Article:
Reprogramming mechanisms influence the maturation of hematopoietic progenitors from human pluripotent stem cells

Hye Ryeon Heo, Haengseok Song, Hye Ryun Kim, Jeong Eun Lee, Young Gie Chung, Woo Jin Kim, Se Ran Yang, Kye Seong Kim, Taehoon Chun, Dong Ryul Lee, Seok Ho Hong

Research output: Contribution to journalArticlepeer-review

5 Citations (Scopus)


Somatic cell nuclear transfer (SCNT) or the forced expression of transcription factors can be used to generate autologous pluripotent stem cells (PSCs). Although transcriptomic and epigenomic comparisons of isogenic human NT-embryonic stem cells (NT-ESCs) and induced PSCs (iPSCs) in the undifferentiated state have been reported, their functional similarities and differentiation potentials have not been fully elucidated. Our study showed that NT-ESCs and iPSCs derived from the same donors generally displayed similar in vitro commitment capacity toward three germ layer lineages as well as proliferative activity and clonogenic capacity. However, the maturation capacity of NT-ESC-derived hematopoietic progenitors was significantly greater than the corresponding capacity of isogenic iPSC-derived progenitors. Additionally, donor-dependent variations in hematopoietic specification and commitment capacity were observed. Transcriptome and methylome analyses in undifferentiated NT-ESCs and iPSCs revealed a set of genes that may influence variations in hematopoietic commitment and maturation between PSC lines derived using different reprogramming methods. Here, we suggest that genetically identical iPSCs and NT-ESCs could be functionally unequal due to differential transcription and methylation levels acquired during reprogramming. Our proof-of-concept study indicates that reprogramming mechanisms and genetic background could contribute to diverse functionalities between PSCs.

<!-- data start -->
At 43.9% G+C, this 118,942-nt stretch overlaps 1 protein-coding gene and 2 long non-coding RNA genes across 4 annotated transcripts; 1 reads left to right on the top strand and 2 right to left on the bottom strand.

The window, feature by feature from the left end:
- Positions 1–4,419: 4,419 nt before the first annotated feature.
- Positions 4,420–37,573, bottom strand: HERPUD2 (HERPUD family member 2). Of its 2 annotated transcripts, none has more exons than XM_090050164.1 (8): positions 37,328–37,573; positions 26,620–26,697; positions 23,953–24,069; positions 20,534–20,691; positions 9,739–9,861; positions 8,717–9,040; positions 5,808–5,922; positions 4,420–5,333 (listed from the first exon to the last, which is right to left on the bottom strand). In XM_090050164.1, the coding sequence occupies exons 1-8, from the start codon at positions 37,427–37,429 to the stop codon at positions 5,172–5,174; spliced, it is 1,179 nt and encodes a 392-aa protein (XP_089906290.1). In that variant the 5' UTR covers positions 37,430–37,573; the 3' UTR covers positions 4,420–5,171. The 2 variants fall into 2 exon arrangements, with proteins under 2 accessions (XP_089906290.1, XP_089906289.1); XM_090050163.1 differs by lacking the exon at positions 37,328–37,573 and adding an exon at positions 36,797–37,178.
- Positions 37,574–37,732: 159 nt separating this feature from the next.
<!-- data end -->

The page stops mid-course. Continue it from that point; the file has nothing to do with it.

Original languageEnglish
Article number1090
JournalCell Death and Disease
Issue number11
Publication statusPublished - 2018 Nov 1

ASJC Scopus subject areas

  • Immunology
  • Cellular and Molecular Neuroscience
  • Cell Biology
  • Cancer Research


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